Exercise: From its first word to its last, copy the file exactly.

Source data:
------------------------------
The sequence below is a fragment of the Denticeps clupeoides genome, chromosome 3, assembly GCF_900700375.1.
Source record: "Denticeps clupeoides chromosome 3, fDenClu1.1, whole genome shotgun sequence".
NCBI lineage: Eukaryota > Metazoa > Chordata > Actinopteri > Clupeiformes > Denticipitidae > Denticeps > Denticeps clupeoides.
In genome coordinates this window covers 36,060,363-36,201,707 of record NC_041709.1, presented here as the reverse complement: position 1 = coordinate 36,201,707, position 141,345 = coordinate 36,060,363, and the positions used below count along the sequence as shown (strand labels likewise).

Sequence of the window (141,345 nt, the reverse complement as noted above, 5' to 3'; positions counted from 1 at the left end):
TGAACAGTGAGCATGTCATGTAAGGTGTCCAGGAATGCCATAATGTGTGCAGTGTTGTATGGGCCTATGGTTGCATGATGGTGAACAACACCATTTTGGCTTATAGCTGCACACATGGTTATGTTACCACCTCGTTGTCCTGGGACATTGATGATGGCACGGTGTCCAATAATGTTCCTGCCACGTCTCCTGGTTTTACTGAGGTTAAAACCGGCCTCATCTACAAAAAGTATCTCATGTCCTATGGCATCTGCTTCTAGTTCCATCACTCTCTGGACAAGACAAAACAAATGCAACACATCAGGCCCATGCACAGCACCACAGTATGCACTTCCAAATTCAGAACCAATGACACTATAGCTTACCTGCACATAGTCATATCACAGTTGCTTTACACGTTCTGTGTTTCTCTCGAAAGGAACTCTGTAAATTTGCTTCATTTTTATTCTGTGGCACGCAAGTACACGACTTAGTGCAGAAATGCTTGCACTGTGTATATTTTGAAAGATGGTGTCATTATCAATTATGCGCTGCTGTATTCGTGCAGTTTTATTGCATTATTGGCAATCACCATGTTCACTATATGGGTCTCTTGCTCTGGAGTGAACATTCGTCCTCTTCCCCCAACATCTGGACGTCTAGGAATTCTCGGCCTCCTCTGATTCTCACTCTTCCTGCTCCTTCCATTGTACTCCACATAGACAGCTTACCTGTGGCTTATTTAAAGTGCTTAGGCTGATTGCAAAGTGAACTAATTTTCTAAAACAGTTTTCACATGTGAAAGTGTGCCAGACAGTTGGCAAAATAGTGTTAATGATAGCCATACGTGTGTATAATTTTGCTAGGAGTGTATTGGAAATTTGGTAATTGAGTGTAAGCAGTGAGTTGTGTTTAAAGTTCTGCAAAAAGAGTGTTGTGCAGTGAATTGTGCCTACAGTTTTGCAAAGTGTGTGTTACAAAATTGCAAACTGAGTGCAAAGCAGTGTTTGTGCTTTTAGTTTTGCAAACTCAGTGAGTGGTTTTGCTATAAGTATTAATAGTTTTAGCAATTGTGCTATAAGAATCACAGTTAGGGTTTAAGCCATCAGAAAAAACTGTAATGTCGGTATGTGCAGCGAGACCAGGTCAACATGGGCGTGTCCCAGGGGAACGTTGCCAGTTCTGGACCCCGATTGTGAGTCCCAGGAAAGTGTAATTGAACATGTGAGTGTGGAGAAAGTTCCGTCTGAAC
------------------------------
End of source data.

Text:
The sequence below is a fragment of the Denticeps clupeoides genome, chromosome 3, assembly GCF_900700375.1.
Source record: "Denticeps clupeoides chromosome 3, fDenClu1.1, whole genome shotgun sequence".
NCBI lineage: Eukaryota > Metazoa > Chordata > Actinopteri > Clupeiformes > Denticipitidae > Denticeps > Denticeps clupeoides.
In genome coordinates this window covers 36,060,363-36,201,707 of record NC_041709.1, presented here as the reverse complement: position 1 = coordinate 36,201,707, position 141,345 = coordinate 36,060,363, and the positions used below count along the sequence as shown (strand labels likewise).

Sequence of the window (141,345 nt, the reverse complement as noted above, 5' to 3'; positions counted from 1 at the left end):
TGAACAGTGAGCATGTCATGTAAGGTGTCCAGGAATGCCATAATGTGTGCAGTGTTGTATGGGCCTATGGTTGCATGATGGTGAACAACACCATTTTGGCTTATAGCTGCACACATGGTTATGTTACCACCTCGTTGTCCTGGGACATTGATGATGGCACGGTGTCCAATAATGTTCCTGCCACGTCTCCTGGTTTTACTGAGGTTAAAACCGGCCTCATCTACAAAAAGTATCTCATGTCCTATGGCATCTGCTTCTAGTTCCATCACTCTCTGGACAAGACAAAACAAATGCAACACATCAGGCCCATGCACAGCACCACAGTATGCACTTCCAAATTCAGAACCAATGACACTATAGCTTACCTGCACATAGTCATATCACAGTTGCTTTACACGTTCTGTGTTTCTCTCGAAAGGAACTCTGTAAATTTGCTTCATTTTTATTCTGTGGCACGCAAGTACACGACTTAGTGCAGAAATGCTTGCACTGTGTATATTTTGAAAGATGGTGTCATTATCAATTATGCGCTGCTGTATTCGTGCAGTTTTATTGCATTATTGGCAATCACCATGTTCACTATATGGGTCTCTTGCTCTGGAGTGAACATTCGTCCTCTTCCCCCAACATCTGGACGTCTAGGAATTCTCGGCCTCCTCTGATTCTCACTCTTCCTGCTCCTTCCATTGTACTCCACATAGACAGCTTACCTGTGGCTTATTTAAAGTGCTTAGGCTGATTGCAAAGTGAACTAATTTTCTAAAACAGTTTTCACATGTGAAAGTGTGCCAGACAGTTGGCAAAATAGTGTTAATGATAGCCATACGTGTGTATAATTTTGCTAGGAGTGTATTGGAAATTTGGTAATTGAGTGTAAGCAGTGAGTTGTGTTTAAAGTTCTGCAAAAAGAGTGTTGTGCAGTGAATTGTGCCTACAGTTTTGCAAAGTGTGTGTTACAAAATTGCAAACTGAGTGCAAAGCAGTGTTTGTGCTTTTAGTTTTGCAAACTCAGTGAGTGGTTTTGCTATAAGTATTAATAGTTTTAGCAATTGTGCTATAAGAATCACAGTTAGGGTTTAAGCCATCAGAAAAAACTGTAATGTCGGTATGTGCAGCGAGACCAGGTCAACATGGGCGTGTCCCAGGGGAACGTTGCCAGTTCTGGACCCCGATTGTGAGTCCCAGGAAAGTGTAATTGAACATGTGAGTGTGGAGAAAGTTCCGTCTGAAC